A thorough examination of Shostakovich's string quartets is long overdue. Although they can justifiably lay claim to being the most significant and frequently performed twentieth-century oeuvre for that ensemble, there has been no systematic English-language study of the entire cycle. Judith Kuhn's book begins such a study, undertaken with the belief that, despite a growing awareness of the universality of Shostakovich's music, much remains to be learned from the historical context and an examination of the music's language. Much of the controversy about Shostakovich's music has been related to questions of meaning. The conflicting interpretations put forth by scholars during the musicological 'Shostakovich wars' have shown the impossibility of fixing a single meaning in the composer's music. Commentators have often heard the quartets as political in nature, although there have been contradictory views as to whether Shostakovich was a loyal communist or a dissident. The works are also often described as vivid narratives, perhaps a confessional autobiography or a chronicle of the composer's times. The cycle has also been heard to examine major philosophical issues posed by the composer's life and times, including war, death, love, the conflict of good and evil, the nature of subjectivity, the power of creativity and the place of the individual - and particularly the artist - in society. Soviet commentaries on the quartets typically describe the works through the lens of Socialist-Realist mythological master narratives. Recent Western commentaries see Shostakovich's quartets as expressions of broader twentieth-century subjectivity, filled with ruptures and uncertainty. What musical features enable these diverse interpretations? Kuhn examines each quartet in turn, looking first at its historical and biographical context, with special attention to the cultural questions being discussed at the time of its writing. She then surveys the work's reception history, and follows with a critical discussion of the quartet's architectural and harmonic features. Using the new tools of Sonata Theory, Kuhn provides a fresh analytical approach to Shostakovich's music, giving valuable and detailed insights into the quartets, showing how the composer's mastery of form has enabled these works to be heard as active participants in the Soviet and Western cultural discourses of their time, while remaining compelling and relevant to twenty-first-century listeners.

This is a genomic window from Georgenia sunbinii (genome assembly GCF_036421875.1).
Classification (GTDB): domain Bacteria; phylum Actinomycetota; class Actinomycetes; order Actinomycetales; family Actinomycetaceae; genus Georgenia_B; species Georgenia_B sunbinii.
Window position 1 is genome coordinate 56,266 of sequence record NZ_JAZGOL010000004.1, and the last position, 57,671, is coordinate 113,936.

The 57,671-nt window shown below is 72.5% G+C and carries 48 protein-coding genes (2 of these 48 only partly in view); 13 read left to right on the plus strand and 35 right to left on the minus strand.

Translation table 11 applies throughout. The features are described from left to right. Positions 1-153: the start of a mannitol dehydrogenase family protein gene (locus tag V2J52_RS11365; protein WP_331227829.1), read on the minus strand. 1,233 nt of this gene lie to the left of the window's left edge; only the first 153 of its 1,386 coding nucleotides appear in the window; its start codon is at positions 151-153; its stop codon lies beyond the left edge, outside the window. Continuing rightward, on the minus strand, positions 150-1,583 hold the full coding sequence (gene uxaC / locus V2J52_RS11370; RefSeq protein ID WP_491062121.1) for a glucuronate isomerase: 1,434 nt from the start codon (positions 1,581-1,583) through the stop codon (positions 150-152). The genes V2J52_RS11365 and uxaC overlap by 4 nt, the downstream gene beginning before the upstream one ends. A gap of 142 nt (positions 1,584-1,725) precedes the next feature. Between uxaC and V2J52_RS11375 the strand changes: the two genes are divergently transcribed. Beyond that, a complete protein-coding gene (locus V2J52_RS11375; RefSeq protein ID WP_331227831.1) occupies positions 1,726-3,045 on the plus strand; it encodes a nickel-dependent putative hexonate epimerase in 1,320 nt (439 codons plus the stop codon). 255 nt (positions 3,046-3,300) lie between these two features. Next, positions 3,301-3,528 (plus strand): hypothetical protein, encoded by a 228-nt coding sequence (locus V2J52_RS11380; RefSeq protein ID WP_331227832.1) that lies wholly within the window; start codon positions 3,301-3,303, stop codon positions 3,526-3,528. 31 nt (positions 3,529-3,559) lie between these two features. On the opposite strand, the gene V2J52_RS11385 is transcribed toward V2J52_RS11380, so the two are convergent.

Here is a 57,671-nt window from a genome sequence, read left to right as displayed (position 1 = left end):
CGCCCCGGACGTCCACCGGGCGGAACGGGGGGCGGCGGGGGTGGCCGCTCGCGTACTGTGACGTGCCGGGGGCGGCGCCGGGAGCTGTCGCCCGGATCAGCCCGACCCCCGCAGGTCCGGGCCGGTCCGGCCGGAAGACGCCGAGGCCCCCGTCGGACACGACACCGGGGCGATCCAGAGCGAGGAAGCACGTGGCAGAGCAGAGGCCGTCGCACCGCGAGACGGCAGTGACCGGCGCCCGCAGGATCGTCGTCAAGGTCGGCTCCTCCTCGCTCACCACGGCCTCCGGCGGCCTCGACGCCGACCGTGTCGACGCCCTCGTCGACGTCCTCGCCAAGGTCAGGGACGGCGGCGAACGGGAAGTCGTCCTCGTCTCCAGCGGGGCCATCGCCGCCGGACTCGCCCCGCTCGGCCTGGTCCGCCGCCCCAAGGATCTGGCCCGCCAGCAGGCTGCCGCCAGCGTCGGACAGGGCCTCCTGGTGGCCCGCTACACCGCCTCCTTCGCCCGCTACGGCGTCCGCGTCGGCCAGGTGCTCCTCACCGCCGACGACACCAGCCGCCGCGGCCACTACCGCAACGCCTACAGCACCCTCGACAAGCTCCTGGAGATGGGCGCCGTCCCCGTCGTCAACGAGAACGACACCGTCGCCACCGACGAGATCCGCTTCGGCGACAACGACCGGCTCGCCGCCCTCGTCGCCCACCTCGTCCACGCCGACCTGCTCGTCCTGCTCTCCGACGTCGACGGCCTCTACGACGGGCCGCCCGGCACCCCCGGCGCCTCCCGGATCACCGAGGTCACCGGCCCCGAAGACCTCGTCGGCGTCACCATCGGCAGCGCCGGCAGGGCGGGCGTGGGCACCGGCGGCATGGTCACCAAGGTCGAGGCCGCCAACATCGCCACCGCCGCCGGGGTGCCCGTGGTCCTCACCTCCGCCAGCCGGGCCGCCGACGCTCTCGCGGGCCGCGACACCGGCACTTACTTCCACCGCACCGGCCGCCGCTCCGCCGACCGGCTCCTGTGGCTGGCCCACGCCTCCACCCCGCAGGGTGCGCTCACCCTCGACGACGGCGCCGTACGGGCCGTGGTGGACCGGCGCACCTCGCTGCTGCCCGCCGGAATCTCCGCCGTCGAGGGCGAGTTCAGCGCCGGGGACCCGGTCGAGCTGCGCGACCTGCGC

Table of Contents
Contents: Introduction; Quartet No. 1 in C, Op. 49 (1938); Quartet No. 2 in A, op. 68 (1944); Quartet No. 3 in F, Op. 73 (1946); Quartet No. 4 in D, Op. 83 (1949); Quartet No. 5 in B flat, Op. 92 (1952); Quartet No. 6 In G, Op. 101 (1956); Quartet No. 7 in F# minor, Op. 108 (1960); Epilogue: Shostakovich in dialogue; Select bibliography; Index.
'It took decades for Shostakovich's string quartets to assume their rightful place in the Western concert repertoire, and it has taken even longer for commentators to catch up with their richness of meaning and their subtlety of construction. Judith Kuhn guides the reader gently but authoritatively through the first seven of the cycle of 15 works, balancing astute musical observation with rich detail on context, reception and theory, and offering level-headedness without stuffiness, information without condescension, description without tautology, interpretation without coercion. For performers, listeners and scholars with any interest in these masterpieces, her study is now the obvious first source to consult.' David Fanning, University of Manchester, UK 'Kuhn's meticulous survey of Shostakovich's quartets draws upon personal, analytical and historical resources to forge a valuable scholarly resource. The field of Shostakovich studies is all the richer for it.' Pauline Fairclough, University of Bristol, UK 'Kuhn's sensitive musical ear and her gift for narrative writing create a series of exciting and interesting descriptions that shed a bright new light on the works discussed. ... Despite her theoretical references, Kuhn's writing is not speculative. She supplies the reader with a clear and perceptive discussion of complex scenarios, where political and aesthetic ideologies clash and contradict yet also converge. Her careful and detailed analysis is accompanied by tables and many musical examples, and her fluent narration, sometimes even touching on the poetic, makes reading the book not only an exciting voyage into new insights, but also a sheer literary pleasure.' Slavic Review 'It's very hard for a musicologist to present a technical argument that is both comprehensible and convincing to lay readers, but Kuhn has done a first-rate job.' London Review of Books 'The book [...] provides impressively comprehensive analysis of these extremely complex works, show